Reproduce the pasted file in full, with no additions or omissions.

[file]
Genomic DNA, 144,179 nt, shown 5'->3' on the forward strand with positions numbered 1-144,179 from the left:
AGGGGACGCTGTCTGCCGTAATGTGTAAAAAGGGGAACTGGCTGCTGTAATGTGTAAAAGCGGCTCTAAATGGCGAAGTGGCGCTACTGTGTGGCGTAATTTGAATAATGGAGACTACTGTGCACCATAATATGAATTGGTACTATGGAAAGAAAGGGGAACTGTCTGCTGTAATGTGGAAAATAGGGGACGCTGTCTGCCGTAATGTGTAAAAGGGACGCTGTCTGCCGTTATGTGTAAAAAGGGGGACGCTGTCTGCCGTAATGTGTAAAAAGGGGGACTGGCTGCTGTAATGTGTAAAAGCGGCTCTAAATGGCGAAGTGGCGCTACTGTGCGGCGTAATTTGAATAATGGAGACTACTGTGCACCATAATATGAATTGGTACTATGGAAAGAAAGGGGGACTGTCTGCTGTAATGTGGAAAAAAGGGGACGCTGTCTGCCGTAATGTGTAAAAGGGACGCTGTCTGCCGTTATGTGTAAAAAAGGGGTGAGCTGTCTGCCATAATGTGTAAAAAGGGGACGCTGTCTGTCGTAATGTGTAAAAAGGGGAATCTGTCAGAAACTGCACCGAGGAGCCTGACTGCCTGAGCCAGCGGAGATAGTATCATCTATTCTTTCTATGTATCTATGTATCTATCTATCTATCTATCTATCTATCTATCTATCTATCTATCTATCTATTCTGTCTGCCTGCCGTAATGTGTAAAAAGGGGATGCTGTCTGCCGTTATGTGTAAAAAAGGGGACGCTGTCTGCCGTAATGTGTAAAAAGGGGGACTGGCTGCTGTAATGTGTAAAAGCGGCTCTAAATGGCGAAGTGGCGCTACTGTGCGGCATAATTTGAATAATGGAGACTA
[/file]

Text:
Genomic DNA, 144,179 nt, shown 5'->3' on the forward strand with positions numbered 1-144,179 from the left:
AGGGGACGCTGTCTGCCGTAATGTGTAAAAAGGGGAACTGGCTGCTGTAATGTGTAAAAGCGGCTCTAAATGGCGAAGTGGCGCTACTGTGTGGCGTAATTTGAATAATGGAGACTACTGTGCACCATAATATGAATTGGTACTATGGAAAGAAAGGGGAACTGTCTGCTGTAATGTGGAAAATAGGGGACGCTGTCTGCCGTAATGTGTAAAAGGGACGCTGTCTGCCGTTATGTGTAAAAAGGGGGACGCTGTCTGCCGTAATGTGTAAAAAGGGGGACTGGCTGCTGTAATGTGTAAAAGCGGCTCTAAATGGCGAAGTGGCGCTACTGTGCGGCGTAATTTGAATAATGGAGACTACTGTGCACCATAATATGAATTGGTACTATGGAAAGAAAGGGGGACTGTCTGCTGTAATGTGGAAAAAAGGGGACGCTGTCTGCCGTAATGTGTAAAAGGGACGCTGTCTGCCGTTATGTGTAAAAAAGGGGTGAGCTGTCTGCCATAATGTGTAAAAAGGGGACGCTGTCTGTCGTAATGTGTAAAAAGGGGAATCTGTCAGAAACTGCACCGAGGAGCCTGACTGCCTGAGCCAGCGGAGATAGTATCATCTATTCTTTCTATGTATCTATGTATCTATCTATCTATCTATCTATCTATCTATCTATCTATCTATCTATCTATTCTGTCTGCCTGCCGTAATGTGTAAAAAGGGGATGCTGTCTGCCGTTATGTGTAAAAAAGGGGACGCTGTCTGCCGTAATGTGTAAAAAGGGGGACTGGCTGCTGTAATGTGTAAAAGCGGCTCTAAATGGCGAAGTGGCGCTACTGTGCGGCATAATTTGAATAATGGAGACTA